Adlerian therapy forces the unity of personality, requirement of viewing individuals from their subjective outlook along with the significance of life goals which provide direction to behavior (Ferguson, 1984, p.6). People are encouraged by having social interests and also by discovering their goals and aims to have a meaningful life. Other key perspectives of this therapy include the struggle to have important position in society, setting up a unique life style and understanding the importance of family life. This theory is all about motivating and empowering clients to change their cognitive view of life.

(d)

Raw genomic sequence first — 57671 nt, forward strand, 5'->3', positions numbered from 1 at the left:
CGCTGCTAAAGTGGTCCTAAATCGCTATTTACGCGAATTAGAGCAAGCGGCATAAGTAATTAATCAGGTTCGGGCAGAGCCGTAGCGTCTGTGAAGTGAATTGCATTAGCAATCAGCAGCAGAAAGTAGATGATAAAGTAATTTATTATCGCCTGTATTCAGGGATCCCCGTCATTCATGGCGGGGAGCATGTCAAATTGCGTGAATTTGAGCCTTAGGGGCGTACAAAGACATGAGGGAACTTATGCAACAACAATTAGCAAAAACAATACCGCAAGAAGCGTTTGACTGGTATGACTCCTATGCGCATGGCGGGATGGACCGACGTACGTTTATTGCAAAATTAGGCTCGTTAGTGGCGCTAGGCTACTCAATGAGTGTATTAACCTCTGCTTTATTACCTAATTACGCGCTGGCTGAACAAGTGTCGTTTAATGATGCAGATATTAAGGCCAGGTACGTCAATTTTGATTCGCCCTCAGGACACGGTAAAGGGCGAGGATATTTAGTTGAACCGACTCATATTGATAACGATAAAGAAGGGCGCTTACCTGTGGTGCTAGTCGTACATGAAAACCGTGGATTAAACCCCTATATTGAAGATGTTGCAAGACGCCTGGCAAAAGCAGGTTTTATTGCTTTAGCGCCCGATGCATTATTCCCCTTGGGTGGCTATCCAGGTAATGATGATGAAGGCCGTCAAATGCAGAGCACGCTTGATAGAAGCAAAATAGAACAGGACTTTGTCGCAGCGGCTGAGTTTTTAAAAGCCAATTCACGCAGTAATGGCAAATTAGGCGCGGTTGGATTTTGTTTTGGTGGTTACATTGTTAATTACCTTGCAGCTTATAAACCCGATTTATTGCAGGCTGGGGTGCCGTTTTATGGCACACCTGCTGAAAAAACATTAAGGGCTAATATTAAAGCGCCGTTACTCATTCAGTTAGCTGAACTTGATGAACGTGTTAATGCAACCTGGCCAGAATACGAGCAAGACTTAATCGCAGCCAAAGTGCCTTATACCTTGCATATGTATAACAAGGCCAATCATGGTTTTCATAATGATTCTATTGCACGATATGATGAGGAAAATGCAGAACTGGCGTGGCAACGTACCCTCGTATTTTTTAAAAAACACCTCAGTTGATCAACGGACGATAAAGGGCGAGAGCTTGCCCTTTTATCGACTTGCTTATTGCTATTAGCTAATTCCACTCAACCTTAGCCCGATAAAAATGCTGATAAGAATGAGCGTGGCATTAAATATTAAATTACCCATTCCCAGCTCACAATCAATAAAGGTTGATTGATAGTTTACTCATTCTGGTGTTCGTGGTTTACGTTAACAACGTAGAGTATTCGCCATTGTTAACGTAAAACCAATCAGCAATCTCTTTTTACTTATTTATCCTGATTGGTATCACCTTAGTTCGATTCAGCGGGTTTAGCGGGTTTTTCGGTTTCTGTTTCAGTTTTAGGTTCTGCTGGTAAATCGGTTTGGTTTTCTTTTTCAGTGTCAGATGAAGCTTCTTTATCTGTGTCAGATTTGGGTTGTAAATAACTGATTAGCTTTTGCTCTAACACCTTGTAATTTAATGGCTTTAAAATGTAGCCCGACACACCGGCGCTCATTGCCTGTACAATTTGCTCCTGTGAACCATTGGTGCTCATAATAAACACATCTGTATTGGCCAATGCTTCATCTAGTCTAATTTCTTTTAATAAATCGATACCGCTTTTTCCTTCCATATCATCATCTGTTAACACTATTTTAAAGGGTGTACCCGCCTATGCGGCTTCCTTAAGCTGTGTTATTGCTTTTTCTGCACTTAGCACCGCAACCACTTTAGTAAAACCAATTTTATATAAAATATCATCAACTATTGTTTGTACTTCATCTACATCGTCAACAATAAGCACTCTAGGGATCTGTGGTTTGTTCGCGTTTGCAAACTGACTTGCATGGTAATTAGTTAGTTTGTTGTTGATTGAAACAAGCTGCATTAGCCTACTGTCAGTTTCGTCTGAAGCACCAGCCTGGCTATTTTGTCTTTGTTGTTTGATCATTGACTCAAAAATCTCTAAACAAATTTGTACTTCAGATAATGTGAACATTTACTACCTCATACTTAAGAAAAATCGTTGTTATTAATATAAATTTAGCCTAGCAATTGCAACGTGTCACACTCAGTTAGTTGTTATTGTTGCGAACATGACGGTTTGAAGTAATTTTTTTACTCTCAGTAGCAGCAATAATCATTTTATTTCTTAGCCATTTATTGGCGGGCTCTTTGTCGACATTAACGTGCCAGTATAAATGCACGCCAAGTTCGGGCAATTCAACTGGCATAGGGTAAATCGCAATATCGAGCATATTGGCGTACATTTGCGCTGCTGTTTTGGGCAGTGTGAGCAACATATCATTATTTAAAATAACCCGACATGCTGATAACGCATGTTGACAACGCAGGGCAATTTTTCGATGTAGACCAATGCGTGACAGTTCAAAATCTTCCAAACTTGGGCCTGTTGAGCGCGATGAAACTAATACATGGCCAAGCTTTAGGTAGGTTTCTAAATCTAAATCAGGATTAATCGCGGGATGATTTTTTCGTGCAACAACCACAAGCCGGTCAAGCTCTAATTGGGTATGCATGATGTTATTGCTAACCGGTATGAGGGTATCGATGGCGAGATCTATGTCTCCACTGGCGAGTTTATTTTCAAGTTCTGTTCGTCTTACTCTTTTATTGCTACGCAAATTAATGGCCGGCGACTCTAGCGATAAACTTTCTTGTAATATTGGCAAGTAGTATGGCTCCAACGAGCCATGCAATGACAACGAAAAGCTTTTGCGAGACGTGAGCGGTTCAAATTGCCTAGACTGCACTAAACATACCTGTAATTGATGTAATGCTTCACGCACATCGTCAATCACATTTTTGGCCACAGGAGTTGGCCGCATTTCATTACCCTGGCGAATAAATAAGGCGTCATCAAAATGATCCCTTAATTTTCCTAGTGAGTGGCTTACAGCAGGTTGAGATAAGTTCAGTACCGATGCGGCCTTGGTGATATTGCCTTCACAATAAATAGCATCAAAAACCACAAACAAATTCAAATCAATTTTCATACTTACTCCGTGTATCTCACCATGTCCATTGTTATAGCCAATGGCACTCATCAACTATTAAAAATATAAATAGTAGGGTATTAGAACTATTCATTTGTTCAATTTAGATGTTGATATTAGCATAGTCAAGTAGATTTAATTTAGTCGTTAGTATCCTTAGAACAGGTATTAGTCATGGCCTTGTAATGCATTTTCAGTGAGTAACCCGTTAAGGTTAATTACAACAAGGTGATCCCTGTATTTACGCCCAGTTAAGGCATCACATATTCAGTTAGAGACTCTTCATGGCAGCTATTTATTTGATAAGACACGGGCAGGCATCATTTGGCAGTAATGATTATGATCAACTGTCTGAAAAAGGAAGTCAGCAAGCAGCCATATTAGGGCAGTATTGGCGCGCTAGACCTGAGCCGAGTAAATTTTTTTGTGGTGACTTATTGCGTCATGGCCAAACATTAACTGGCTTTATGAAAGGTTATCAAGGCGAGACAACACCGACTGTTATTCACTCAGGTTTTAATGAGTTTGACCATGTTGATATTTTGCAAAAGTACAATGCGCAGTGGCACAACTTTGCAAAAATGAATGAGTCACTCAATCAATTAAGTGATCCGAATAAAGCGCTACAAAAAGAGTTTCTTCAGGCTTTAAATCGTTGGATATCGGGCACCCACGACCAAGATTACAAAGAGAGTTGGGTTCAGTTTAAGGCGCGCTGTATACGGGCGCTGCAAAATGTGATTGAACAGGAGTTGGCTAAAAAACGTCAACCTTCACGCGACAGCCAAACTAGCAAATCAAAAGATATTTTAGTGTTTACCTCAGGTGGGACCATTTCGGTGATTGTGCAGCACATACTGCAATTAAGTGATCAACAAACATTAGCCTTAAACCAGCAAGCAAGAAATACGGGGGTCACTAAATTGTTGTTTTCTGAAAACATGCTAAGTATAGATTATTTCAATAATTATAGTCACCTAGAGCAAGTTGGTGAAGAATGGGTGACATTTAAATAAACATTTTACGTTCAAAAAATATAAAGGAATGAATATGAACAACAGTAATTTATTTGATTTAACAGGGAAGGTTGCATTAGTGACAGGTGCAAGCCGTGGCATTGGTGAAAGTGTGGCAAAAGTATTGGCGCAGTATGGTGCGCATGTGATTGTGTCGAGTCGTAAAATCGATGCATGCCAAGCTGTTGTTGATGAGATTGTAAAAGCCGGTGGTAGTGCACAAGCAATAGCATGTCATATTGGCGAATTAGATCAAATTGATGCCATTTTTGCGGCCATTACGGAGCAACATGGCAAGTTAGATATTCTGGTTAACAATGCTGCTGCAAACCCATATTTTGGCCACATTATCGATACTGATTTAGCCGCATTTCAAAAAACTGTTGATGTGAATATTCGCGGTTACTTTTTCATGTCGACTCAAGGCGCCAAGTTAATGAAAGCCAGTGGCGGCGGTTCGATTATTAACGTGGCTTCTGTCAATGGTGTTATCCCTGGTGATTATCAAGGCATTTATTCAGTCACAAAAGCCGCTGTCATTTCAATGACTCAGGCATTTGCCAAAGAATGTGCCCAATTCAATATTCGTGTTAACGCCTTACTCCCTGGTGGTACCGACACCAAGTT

Implications of the ideas and assumptions

Primary objectives of Adlerian therapy include the challenging of client's basic premises and life's aims, to provide with assistance and motivation so that a client can develop socially, and also developing client's sense of belonging.

(e) Alternatives to the ideas and assumptions (integrating your personal worldview)

Adlerian therapy faces frequent criticism because of lack of depth. Many of people see it as an artificial process which limits the treatment to some issues and most of the issues which a client bring in the counseling room cannot be treated properly due to lack of constitution. Though there is lots of flexibility in its wide scope, the fortitude is weak. Most people have opinion about this therapy that this is similar to those who exaggerates about everything but are unable to perform much. Although there is much stress on birth orders and early recollection, there are non-tested assumptions made which say that many psychologists view it as placing excessive weight on concepts which are not critical about human growth.